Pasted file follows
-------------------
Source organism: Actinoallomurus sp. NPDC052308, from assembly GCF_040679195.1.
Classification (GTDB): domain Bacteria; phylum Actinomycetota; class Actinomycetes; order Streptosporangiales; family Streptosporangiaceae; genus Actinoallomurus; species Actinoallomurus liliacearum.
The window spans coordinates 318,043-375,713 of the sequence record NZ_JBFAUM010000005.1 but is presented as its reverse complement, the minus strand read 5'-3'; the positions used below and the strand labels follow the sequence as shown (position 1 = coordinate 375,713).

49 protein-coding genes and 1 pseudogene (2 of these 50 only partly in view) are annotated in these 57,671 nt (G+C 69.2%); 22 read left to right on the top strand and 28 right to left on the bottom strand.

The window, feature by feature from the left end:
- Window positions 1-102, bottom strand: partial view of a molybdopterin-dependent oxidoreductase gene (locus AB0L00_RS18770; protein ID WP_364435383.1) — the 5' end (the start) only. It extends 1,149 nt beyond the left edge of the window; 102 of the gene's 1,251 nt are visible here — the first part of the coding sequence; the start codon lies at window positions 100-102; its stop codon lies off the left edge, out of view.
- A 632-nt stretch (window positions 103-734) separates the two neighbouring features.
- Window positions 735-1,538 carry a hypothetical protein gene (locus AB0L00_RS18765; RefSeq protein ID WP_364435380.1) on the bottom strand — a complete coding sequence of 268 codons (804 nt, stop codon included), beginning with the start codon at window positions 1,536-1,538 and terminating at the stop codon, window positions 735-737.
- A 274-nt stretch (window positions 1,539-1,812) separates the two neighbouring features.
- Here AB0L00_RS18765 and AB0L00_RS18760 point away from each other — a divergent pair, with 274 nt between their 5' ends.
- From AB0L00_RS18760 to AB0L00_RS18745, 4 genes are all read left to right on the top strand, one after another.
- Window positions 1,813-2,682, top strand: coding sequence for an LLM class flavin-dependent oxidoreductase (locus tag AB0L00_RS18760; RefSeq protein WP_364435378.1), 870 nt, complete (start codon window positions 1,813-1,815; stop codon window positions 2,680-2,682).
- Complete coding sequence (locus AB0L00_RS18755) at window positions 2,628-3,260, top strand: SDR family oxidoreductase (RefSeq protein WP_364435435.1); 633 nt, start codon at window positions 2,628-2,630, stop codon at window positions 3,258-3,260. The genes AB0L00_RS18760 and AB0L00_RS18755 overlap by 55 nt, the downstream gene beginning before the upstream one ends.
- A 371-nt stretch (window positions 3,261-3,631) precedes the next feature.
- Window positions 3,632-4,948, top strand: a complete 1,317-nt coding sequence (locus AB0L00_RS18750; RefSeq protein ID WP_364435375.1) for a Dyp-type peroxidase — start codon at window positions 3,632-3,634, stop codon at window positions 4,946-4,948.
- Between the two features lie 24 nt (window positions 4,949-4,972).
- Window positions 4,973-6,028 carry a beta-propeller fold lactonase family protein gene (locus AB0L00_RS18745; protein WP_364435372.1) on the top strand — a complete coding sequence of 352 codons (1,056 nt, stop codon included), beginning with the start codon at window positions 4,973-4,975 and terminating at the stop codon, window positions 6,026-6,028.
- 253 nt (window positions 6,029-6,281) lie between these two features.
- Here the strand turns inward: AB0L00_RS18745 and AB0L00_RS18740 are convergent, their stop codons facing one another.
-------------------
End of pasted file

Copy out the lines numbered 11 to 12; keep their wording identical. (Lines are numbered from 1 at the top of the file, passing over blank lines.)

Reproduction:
- From AB0L00_RS18760 to AB0L00_RS18745, 4 genes are all read left to right on the top strand, one after another.
- Window positions 1,813-2,682, top strand: coding sequence for an LLM class flavin-dependent oxidoreductase (locus tag AB0L00_RS18760; RefSeq protein WP_364435378.1), 870 nt, complete (start codon window positions 1,813-1,815; stop codon window positions 2,680-2,682).